Academic journal article TheatreForum

A Wild Man of the Theatre: Josh Fox and His International WOW Company

Academic journal article TheatreForum

A Wild Man of the Theatre: Josh Fox and His International WOW Company

Article excerpt

Josh Fox and his International WOW Company have been stirring up audiences at home and abroad for the past nine years with their explosive brand of theatre, his short period of time, 32-year old Fox, founder, artistic director and lead playwright of WOW, has fearlessly produced, created, written, and directed over 30 shows in the US, Japan, Indonesia, and Thailand, most of them selffinanced. His plays cover a wide range of topics, styles, and forms, from the experimental to the more traditional. Some are sprawling theatrical collages with over 30 actors in multiple roles; others are smaller, more character -driven with straightforward dialogue. Whatever the form-a guided bus tour through Manhattan to a warehouse in Brooklyn to watch suicide bombers, hooded prisoners in orange jumpsuits, and National Guard trainees interact with ordinary people, or a more conventional narrative about a bunch of down-and-out guys, victims of police brutality-WOW's aim is to address the effects of globalization on today's world and explore questions of personal and cultural identity through the theatre.

Of course Fox is not alone in this endeavor nor does he want to be. Although he has become the chief playwriting voice of WOW, he favors a collective process of composition and writing to build WOW pieces. His primary interest, visible in his shows as well as his working method, is in community and to this end, he has assembled a diverse group of actors, dancers, musicians, technical and visual artists, hailing from 12 countries on four continents, who work together, in the United States and abroad, redefining community and creating innovative theatre.

Fox and friends founded International WOW in 1996 in Thailand where Fox had gone to participate as an actor in the Bangkok-Berlin-Bali "Rendezvous of Arts," a six-week festival organized by Manuel Lutgenhorst in Chiang Mai and Bangkok. They called their first piece ?WOW!, a word chosen because, according to Fox, "it is used in almost every language of English origin, with the same meaning all over the world." The show opened 12 July 1996 at the Chiang Mai University, ran for a week, and then, later, toured to Bangkok along with a second WOW piece, American Interference.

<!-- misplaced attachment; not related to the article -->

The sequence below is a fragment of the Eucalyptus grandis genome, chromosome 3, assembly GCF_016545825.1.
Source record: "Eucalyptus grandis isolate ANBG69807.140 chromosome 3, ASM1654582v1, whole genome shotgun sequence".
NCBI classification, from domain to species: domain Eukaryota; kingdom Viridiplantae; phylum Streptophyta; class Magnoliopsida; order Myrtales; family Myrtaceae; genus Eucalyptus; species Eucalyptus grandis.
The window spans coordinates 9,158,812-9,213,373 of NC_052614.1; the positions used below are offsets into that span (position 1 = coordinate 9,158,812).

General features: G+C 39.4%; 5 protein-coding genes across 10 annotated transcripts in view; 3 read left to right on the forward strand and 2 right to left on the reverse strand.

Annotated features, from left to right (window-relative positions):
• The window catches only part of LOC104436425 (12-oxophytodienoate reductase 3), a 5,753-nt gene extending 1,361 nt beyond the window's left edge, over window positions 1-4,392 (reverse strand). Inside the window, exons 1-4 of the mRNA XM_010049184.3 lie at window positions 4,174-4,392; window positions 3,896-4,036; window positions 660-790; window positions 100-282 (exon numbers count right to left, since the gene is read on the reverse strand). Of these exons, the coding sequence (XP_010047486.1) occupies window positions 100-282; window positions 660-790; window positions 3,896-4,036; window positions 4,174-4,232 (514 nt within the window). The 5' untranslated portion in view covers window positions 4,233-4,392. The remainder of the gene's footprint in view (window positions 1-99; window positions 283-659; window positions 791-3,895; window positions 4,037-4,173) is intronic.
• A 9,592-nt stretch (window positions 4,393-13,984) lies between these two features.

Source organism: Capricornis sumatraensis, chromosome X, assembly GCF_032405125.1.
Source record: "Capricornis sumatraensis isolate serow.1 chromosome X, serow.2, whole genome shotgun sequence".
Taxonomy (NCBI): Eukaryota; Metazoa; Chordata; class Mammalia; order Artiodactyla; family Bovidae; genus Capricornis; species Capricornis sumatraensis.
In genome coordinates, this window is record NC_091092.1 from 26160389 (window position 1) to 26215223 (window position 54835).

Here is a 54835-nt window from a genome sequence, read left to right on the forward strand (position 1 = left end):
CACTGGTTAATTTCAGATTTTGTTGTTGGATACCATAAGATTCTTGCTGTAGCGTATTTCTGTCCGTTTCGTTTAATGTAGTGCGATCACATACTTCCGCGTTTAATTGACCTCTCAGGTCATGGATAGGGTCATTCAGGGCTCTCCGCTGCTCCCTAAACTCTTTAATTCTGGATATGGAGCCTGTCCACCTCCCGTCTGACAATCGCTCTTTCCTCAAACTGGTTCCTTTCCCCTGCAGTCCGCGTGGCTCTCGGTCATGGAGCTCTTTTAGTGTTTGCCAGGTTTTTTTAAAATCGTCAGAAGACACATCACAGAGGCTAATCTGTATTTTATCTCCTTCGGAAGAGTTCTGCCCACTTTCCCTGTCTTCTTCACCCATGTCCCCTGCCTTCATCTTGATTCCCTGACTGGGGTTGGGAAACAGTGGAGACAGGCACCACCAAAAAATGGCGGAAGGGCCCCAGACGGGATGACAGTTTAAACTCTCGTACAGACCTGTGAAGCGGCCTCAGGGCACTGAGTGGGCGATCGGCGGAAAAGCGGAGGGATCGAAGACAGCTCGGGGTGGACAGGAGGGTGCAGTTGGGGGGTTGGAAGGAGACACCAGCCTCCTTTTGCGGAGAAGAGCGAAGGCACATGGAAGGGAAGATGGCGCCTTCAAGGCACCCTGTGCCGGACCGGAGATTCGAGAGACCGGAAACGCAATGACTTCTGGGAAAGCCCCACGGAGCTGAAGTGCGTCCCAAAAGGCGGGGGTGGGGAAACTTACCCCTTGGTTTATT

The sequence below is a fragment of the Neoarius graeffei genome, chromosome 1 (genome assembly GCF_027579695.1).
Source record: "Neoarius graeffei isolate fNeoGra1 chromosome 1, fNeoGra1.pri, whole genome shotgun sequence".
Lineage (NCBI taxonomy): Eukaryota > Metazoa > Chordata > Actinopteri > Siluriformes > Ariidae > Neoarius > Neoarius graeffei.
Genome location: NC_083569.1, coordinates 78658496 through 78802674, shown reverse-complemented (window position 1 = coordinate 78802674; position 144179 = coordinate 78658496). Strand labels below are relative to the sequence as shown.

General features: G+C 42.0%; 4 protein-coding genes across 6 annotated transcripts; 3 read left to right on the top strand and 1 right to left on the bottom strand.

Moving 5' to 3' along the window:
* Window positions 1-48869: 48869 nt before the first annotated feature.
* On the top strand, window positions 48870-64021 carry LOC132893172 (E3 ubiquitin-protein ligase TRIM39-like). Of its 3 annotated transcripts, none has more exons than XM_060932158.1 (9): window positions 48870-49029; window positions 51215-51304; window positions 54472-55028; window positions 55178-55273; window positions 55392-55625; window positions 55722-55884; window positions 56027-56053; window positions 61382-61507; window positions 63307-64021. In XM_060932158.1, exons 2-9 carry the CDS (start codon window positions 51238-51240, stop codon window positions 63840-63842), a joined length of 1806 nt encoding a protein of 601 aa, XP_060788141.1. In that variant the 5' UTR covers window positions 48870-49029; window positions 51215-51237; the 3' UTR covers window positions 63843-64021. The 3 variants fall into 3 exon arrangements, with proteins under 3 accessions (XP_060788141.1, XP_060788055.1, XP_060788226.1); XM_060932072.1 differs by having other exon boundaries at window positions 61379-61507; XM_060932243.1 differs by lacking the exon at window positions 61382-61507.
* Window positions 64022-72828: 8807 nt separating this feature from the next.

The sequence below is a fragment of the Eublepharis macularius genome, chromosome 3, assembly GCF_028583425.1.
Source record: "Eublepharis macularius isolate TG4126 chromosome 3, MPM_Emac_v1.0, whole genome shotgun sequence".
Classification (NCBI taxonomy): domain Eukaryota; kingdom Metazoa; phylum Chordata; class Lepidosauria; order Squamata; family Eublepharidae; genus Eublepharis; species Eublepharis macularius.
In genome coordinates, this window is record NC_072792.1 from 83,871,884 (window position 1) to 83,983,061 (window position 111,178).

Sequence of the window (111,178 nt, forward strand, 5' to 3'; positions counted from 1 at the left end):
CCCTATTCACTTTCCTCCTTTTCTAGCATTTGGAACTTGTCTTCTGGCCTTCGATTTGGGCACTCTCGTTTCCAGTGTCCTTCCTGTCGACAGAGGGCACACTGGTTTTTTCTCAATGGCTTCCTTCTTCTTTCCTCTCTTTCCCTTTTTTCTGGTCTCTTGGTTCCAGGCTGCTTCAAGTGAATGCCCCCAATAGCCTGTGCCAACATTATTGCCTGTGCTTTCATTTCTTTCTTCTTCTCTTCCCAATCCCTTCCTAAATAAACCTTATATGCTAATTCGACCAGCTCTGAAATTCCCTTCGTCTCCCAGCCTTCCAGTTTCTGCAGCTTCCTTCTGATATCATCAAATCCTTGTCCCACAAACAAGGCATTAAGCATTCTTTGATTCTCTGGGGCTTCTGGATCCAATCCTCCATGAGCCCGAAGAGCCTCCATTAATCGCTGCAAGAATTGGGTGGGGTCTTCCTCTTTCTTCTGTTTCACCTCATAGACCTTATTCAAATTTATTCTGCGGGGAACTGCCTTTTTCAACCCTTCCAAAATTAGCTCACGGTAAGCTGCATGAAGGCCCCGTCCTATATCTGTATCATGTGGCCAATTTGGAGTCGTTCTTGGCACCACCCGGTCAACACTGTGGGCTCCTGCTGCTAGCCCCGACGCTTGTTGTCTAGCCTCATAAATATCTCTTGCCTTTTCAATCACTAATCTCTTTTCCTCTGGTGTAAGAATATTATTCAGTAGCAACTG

Early WOW pieces, predominantly image-based and highly choreographed, were mostly conceived and created in Thailand with Asian actors and dancers. Because Fox was working in a different culture, he wanted to find a common language that would incorporate performance styles and methods from both the East and the West. Thai dance, Indonesian Mask Work, Suzuki, Anne Bogart's movement-based Viewpoints, LeCoq exercises, and Tai Chi became and remain part of the WOW training routine. To develop scripts for the early shows, Fox worked with English language Western plays that had been translated into Thai. From these, he made a collage of scenes which he had the Thais rewrite and then he rewrote these rewritings. For American Interference, he borrowed lines from Hollywood films of the 1940s and rearranged them to create different story lines. "It was a little like painting by numbers without an outline," as Fox describes it. He also invented a collective, reciprocal process of composition, writing, and scene building which is still used by the company today. Called Tablework, it has the actors work from a set of questions (questions about Nuclear Holocaust and related fears and beliefs in the case of The Bomb, for example). Answers can take any form: personal writing, visual imagery, scenes, choreography, music, artwork, and so forth. Once completed, Fox acts as the "textual synthesizer" of the information culled from these answers, writing scenes which he then takes to rehearsals to be rewritten with the company members, "on their feet," as he likes to say. Even when Fox has written an original script, he develops it further in rehearsals with feedback from the company. "What I write becomes influenced by who they are and what they are bringing to the work," says Fox. …

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